I do not propose to base my argument in defence of the tax on the proposition that it will not fall wholly or in part on the consumer. I do not say that it will be paid mainly or wholly either by the middleman or the producer, although I believe that the latter argument is supported by experience, and is, at any rate, as plausible as that of hon. Gentlemen opposite whose prophesies in regard to the coal tax were so completely falsified. But I hold it to be a dishonest course to impose any tax or embark on any policy the natural or possible consequences of which you are not prepared to defend. I assume for the purposes of argument that the main part of this tax will fall on the consumer. Even on that hypothesis, and making another assumption, manifestly not warranted by the facts, that the whole amount of this tax will be added to the cost of bread, and that the only people who will pay for it will be the 30,000,000 whose wages range from £3 a week and under—assuming these two propositions, the net contribution which this tax will represent to the Chancellor of the Exchequer from the working classes will amount to no more than a penny three farthings per head per month. Is it seriously maintained that such a contribution will make all the difference to the personal comforts of the working classes suggested by hon. Gentlemen opposite? I venture to say that the growing increase of rates, and consequently of rents, in our great towns which goes on year after year, without protest being heard on the part of hon. Gentlemen opposite, imposes a far heavier burden on the working classes than any increase in the price of bread that can result from the corn and flour tax. It is not pretended that in imposing this tax we are disturbing the relative proportion of direct and indirect taxation which recent years have established. The Chancellor of the Exchequer has, if anything, modified that relative proportion in favour of the consumer, and no one will contend that a time of war presents a favourable opportunity for introducing a still further change in that direction.

The objections to this tax are not so much practical as theoretical. It is urged that this is the thin end of the wedge, and that this tax, which in itself is admittedly not Protective in its character—[Hon. Members on the Opposition Benches, "Oh, oh!"]—may lead to the revival of a distinctly and avowedly Protective policy. Now, if I really held that opinion, I should vote with hon. Gentlemen opposite. Free Trade in corn products is, I believe, a necessity for all time for the people of this country, the vast majority of whom are engaged in manufacturing industries. No amount of cereal products which could ever be raised in this country would compensate the people for the rise in price which would inevitably result from the abandonment of the policy of Free Trade, and a return to Protection. I do not think that there is the very slightest chance of a return to agricultural Protection; the voting power is no longer with the classes interested in the land.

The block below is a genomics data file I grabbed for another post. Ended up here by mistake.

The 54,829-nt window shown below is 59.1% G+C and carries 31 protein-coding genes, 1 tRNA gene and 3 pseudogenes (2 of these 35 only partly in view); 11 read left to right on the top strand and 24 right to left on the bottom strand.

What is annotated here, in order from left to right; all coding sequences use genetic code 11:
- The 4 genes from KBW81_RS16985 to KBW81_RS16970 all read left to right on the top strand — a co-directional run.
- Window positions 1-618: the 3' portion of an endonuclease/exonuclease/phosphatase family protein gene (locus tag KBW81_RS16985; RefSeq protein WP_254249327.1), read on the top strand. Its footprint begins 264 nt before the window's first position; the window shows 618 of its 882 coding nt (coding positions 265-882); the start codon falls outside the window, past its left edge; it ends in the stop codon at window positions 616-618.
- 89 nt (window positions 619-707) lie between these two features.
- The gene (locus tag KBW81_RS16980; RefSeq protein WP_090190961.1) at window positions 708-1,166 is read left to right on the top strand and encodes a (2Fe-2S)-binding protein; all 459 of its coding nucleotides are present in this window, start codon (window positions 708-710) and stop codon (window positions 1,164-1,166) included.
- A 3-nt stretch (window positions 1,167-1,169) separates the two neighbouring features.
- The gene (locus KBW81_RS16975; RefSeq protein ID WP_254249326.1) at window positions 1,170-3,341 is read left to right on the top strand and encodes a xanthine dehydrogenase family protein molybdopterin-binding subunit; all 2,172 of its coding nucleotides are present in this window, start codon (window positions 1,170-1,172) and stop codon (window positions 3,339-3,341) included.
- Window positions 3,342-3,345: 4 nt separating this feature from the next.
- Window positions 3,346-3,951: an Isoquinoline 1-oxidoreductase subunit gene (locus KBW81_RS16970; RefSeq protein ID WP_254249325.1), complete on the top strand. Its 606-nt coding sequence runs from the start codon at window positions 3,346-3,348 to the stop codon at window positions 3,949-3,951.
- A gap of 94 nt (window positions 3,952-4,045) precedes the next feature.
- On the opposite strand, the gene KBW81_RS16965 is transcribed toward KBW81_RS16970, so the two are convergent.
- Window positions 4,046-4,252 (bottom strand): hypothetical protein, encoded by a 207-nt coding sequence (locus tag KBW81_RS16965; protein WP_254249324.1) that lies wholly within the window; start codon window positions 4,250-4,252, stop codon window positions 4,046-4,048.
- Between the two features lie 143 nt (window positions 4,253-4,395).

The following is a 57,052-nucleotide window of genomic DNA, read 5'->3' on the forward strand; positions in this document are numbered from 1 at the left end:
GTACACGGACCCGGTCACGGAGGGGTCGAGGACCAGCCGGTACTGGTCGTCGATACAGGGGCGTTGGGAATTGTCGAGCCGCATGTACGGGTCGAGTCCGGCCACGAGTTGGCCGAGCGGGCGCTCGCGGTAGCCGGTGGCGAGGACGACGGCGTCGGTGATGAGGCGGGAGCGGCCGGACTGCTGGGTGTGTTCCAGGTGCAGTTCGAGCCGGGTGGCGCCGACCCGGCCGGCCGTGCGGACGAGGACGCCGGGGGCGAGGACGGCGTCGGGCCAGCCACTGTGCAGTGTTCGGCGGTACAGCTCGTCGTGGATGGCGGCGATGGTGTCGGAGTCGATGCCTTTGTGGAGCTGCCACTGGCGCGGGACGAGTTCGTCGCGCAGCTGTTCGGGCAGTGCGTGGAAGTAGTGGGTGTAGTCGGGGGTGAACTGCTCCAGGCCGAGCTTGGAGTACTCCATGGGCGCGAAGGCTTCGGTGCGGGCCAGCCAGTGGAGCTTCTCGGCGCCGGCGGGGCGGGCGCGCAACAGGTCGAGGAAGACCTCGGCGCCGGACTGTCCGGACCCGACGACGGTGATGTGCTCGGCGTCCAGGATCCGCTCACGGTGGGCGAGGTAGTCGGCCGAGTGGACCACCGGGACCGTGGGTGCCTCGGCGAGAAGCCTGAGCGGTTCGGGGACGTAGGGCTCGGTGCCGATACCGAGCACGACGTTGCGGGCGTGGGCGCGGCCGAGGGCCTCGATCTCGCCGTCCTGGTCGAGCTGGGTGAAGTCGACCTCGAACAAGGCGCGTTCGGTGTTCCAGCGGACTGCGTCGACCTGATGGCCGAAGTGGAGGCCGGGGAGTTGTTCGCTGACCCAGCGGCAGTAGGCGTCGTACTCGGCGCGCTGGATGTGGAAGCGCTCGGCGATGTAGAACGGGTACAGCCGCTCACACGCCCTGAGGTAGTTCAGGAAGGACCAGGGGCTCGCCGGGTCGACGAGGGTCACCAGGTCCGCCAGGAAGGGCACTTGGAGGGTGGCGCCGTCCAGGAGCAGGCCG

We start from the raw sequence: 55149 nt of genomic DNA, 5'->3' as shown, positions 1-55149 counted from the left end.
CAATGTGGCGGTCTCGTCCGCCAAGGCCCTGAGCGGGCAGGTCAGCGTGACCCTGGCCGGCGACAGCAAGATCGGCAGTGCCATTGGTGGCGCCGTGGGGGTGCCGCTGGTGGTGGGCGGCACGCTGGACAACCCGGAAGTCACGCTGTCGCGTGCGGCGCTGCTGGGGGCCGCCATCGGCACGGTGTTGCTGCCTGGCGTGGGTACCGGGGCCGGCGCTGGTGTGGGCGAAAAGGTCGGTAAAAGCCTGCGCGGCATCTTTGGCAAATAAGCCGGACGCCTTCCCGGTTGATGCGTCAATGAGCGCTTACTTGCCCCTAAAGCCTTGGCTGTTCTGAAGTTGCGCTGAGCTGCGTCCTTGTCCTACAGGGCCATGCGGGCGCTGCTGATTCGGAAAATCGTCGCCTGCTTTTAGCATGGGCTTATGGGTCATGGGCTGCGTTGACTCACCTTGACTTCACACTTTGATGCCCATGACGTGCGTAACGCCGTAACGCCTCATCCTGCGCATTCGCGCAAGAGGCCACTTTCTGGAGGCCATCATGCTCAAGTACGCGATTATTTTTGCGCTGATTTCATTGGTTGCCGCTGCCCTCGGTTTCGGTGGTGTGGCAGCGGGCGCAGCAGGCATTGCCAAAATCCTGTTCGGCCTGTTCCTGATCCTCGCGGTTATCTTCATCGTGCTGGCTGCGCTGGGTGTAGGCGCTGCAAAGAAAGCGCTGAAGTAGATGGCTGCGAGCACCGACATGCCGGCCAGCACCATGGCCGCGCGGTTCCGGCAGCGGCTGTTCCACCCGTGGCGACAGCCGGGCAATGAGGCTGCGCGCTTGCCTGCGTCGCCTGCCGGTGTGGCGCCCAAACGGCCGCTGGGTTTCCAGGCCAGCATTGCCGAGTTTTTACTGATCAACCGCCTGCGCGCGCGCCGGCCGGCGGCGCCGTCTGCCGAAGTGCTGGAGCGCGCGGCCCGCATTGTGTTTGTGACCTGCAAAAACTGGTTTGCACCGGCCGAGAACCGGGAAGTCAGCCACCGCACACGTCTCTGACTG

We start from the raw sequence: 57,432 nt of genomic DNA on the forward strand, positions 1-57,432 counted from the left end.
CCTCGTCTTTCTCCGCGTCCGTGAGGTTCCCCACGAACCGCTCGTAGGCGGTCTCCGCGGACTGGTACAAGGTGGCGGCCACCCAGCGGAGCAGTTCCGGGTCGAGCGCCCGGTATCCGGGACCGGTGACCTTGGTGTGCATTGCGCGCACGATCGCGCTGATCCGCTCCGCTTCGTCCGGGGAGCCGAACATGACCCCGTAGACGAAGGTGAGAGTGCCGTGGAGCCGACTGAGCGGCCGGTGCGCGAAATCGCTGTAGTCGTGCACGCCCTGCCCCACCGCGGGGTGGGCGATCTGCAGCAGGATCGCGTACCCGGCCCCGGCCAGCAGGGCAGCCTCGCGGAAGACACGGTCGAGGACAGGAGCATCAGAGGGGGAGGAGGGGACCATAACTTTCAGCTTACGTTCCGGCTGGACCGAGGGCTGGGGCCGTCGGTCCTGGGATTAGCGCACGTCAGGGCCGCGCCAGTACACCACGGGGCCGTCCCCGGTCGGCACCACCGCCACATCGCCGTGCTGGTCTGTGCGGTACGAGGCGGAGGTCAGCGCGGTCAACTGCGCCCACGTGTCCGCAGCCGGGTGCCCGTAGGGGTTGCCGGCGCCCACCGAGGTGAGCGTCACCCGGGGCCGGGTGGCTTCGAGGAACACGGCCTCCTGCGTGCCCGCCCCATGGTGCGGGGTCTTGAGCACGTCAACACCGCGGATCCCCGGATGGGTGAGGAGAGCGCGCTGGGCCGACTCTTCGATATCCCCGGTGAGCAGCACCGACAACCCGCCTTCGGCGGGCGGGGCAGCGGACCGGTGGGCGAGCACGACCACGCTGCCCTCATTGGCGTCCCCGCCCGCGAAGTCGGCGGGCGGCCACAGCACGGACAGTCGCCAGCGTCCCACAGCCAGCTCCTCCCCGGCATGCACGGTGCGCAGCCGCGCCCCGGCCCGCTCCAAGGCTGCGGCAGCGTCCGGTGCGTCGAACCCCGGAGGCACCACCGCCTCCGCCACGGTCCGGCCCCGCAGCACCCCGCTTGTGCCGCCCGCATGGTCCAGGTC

Another argument which weighs with hon. Gentlemen opposite, far more than the abstract fear of Protection, is their adherence to the doctrine, which has been erected into a fetish, that in no circumstances is it justifiable to put a tax on the necessaries of life. If by that is meant that it is objectionable to increase the profits of one trade at the expense of another, then I subscribe to it. But if your object be to levy a contribution from everyone, then I say that that is a most irrational doctrine, and most pernicious in its effect. Surely it is impossible to draw a hard and fast line as to what is a luxury and what is a necessary of life. Half the articles on the tariff not many years ago were luxuries, but they are now passing into the category of necessaries; and if you are going to contend that on that account these are to be considered as outside the area of taxation, what will be the result? The richer the country grows, and the more widely its wealth is distributed, the larger will be the sphere of exemption, until at last we shall be able to point out to an admiring world that in free and happy England the only members of the working class who really contribute to Imperial expenditure are the people who frequent the public houses. The noble Lord the Member for Greenwich painted the other day the dangers of an Imperialism which consists in the study of trade Returns, and which pays no attention to the intellectual and moral needs of the people. What, he asked, will it profit us if we gain the whole world and lose our own souls? My hon. friend the Member for Oldham and the Chancellor of the Exchequer are less ambitious; they would care less about the conditions of our souls if they were quite certain that we were gaining the whole world, and that our Imperialism was not likely to land us in bankruptcy. Is there any of us so blind that he cannot see that if we are to inculcate in our people that high moral standard which will make our rule a blessing, not a curse, we must plant in them a sense of personal responsibility? If we are to encourage a desire for economy, we must found it in a sense of personal self-sacrifice. I should have thought that hon. Gentlemen opposite would have been most interested in the assertion of a creed like that. They have adopted the cry of peace and retrenchment; they are perpetually, moaning over the vast sums spent on war and warlike armaments which ought to be available for education, and I should have imagined that they would have been the first to defend the financial policy of the Government. If these evils exist, they cannot be cured on the principles of homeopathy, you will never be able to teach the people to be pacific by shielding them from the consequences of war. For my own part, I think that hon. Gentlemen opposite are as wrong in their diagnosis of the disease as in the remedy they propose. If the people have no real care for the economic administration of the Empire, it is because they have no visible interest in economy.